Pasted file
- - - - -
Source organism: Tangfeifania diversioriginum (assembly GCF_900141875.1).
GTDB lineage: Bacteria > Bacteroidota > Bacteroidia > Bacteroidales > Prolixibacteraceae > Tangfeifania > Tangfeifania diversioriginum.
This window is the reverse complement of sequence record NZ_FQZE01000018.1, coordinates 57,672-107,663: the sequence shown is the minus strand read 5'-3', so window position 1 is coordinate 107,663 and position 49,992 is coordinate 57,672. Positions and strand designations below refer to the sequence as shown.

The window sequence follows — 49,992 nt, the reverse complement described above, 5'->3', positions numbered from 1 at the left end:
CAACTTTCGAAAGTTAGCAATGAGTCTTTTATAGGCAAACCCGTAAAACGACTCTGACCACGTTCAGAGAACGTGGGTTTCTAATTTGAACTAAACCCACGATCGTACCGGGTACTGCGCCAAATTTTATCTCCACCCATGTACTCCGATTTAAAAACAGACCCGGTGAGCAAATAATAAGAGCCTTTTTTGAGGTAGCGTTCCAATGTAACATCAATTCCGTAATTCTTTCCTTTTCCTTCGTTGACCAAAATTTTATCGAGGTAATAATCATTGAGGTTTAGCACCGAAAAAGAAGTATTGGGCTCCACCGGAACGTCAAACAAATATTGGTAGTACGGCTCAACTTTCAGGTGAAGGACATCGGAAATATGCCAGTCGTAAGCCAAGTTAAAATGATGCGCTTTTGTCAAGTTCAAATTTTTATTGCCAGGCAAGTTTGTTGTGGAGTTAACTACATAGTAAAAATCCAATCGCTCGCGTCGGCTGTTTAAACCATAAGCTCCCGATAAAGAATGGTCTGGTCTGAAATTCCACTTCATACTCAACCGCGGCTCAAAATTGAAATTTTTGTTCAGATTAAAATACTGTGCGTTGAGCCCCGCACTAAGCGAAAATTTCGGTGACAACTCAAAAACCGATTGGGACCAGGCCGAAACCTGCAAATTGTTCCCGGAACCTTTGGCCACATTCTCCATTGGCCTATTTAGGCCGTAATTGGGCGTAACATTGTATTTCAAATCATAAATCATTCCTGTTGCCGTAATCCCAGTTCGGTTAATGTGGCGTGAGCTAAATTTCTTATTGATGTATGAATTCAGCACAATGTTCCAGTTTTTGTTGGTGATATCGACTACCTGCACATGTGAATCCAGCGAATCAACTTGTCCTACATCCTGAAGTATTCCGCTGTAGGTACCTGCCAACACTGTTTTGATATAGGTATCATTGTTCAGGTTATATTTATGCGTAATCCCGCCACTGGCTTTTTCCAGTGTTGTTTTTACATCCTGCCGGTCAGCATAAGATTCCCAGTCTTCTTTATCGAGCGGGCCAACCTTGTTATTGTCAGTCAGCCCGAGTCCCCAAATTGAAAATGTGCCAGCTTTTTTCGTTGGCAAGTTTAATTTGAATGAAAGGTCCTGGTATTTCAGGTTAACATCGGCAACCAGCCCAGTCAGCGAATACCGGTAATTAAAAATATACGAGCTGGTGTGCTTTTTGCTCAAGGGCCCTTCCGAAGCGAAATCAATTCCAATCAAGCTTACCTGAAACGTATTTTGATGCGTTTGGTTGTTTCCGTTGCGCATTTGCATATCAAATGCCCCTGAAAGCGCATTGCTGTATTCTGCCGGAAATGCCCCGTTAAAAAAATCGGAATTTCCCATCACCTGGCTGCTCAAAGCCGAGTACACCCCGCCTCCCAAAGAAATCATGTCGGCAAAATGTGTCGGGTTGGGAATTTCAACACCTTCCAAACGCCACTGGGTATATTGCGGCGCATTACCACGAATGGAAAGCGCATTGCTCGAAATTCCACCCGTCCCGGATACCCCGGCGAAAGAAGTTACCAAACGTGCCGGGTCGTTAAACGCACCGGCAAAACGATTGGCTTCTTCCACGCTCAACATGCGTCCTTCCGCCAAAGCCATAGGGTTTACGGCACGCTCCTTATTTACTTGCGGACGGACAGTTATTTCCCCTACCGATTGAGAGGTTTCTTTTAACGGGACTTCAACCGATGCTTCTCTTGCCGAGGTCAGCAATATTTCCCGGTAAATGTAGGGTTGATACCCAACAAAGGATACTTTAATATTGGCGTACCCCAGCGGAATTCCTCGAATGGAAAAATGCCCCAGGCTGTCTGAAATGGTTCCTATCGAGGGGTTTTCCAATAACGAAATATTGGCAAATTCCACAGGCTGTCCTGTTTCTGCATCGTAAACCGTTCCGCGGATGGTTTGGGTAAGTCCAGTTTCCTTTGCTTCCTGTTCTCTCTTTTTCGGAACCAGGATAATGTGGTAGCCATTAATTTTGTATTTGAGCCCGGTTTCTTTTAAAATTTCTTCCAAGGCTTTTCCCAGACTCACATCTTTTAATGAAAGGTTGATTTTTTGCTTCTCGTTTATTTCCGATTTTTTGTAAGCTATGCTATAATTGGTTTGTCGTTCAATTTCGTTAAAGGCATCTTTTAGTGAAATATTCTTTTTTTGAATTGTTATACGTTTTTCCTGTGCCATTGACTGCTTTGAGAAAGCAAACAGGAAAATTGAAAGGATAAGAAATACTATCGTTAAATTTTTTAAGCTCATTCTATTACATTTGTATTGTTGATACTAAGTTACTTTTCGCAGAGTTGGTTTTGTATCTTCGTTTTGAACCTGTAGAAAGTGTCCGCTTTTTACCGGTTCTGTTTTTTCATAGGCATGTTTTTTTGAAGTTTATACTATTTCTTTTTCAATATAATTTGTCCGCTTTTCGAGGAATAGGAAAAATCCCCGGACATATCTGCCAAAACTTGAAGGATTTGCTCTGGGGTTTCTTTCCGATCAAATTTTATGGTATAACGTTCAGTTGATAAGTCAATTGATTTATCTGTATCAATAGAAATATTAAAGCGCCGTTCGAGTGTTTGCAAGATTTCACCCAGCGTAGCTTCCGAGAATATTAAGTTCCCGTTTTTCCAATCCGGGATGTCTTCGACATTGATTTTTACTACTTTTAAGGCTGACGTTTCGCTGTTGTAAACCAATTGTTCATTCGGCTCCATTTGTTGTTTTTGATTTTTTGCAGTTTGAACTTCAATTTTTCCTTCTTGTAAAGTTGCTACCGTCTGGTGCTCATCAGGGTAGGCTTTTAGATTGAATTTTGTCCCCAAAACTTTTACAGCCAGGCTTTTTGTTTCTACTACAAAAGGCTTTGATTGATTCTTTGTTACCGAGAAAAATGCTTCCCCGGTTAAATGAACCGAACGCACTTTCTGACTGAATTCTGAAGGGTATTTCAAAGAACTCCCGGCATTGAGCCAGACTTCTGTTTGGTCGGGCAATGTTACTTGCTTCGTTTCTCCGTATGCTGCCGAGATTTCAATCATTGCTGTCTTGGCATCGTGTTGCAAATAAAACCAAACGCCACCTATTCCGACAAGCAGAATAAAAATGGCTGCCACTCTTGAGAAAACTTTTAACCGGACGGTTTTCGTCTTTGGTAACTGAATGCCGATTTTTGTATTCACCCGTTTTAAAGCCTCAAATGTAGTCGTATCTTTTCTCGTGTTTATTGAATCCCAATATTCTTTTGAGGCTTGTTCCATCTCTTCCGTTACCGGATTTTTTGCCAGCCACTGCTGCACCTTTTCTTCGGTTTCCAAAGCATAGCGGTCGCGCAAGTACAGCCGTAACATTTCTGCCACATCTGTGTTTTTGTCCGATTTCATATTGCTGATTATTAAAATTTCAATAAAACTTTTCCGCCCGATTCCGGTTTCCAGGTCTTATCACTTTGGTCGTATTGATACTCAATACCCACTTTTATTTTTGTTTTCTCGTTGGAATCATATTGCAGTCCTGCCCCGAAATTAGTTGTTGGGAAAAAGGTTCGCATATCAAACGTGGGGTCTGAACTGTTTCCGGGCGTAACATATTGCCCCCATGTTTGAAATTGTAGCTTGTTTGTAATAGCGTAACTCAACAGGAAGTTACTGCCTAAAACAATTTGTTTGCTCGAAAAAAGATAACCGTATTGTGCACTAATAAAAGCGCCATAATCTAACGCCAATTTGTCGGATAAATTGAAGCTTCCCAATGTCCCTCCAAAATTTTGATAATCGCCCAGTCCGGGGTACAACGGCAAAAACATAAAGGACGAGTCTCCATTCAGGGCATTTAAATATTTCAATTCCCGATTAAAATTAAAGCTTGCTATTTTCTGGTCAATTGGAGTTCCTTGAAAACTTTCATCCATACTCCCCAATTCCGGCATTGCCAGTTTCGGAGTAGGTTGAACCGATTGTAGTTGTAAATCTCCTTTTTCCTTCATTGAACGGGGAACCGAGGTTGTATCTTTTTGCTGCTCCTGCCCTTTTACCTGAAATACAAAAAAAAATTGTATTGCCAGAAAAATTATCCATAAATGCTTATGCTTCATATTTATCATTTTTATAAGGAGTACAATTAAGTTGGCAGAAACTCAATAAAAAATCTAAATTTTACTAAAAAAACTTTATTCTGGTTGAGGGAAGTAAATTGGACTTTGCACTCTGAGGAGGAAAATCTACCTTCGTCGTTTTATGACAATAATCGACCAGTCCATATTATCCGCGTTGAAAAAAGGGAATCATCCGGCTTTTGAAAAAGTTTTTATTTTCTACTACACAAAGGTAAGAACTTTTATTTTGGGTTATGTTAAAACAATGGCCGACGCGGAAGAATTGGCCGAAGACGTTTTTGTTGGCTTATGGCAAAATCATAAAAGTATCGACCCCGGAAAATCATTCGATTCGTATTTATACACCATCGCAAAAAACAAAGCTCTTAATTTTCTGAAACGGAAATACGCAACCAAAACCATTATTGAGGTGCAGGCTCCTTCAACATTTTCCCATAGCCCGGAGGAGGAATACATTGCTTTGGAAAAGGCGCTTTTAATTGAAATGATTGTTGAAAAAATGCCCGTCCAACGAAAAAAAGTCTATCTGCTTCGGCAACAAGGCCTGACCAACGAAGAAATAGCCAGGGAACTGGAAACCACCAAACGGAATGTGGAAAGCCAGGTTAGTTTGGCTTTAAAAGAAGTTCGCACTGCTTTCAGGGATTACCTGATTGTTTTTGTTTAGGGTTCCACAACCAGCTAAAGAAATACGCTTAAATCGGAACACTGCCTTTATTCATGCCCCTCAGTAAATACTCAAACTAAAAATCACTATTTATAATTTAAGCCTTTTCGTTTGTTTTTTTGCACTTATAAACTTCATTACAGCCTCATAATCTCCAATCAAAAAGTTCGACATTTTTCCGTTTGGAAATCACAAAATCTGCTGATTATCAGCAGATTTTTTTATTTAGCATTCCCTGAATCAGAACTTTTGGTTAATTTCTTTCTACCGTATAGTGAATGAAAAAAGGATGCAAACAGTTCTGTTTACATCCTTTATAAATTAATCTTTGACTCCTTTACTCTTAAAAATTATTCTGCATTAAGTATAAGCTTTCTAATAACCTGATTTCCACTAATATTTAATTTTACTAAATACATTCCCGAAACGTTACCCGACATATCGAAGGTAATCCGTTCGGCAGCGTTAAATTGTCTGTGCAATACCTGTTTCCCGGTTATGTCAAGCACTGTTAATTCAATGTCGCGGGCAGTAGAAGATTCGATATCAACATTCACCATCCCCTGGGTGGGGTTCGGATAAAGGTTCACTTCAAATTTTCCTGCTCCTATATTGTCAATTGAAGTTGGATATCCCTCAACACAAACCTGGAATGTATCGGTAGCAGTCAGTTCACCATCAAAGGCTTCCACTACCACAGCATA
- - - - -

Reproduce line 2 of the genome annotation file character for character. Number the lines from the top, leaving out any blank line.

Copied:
GTDB lineage: Bacteria > Bacteroidota > Bacteroidia > Bacteroidales > Prolixibacteraceae > Tangfeifania > Tangfeifania diversioriginum.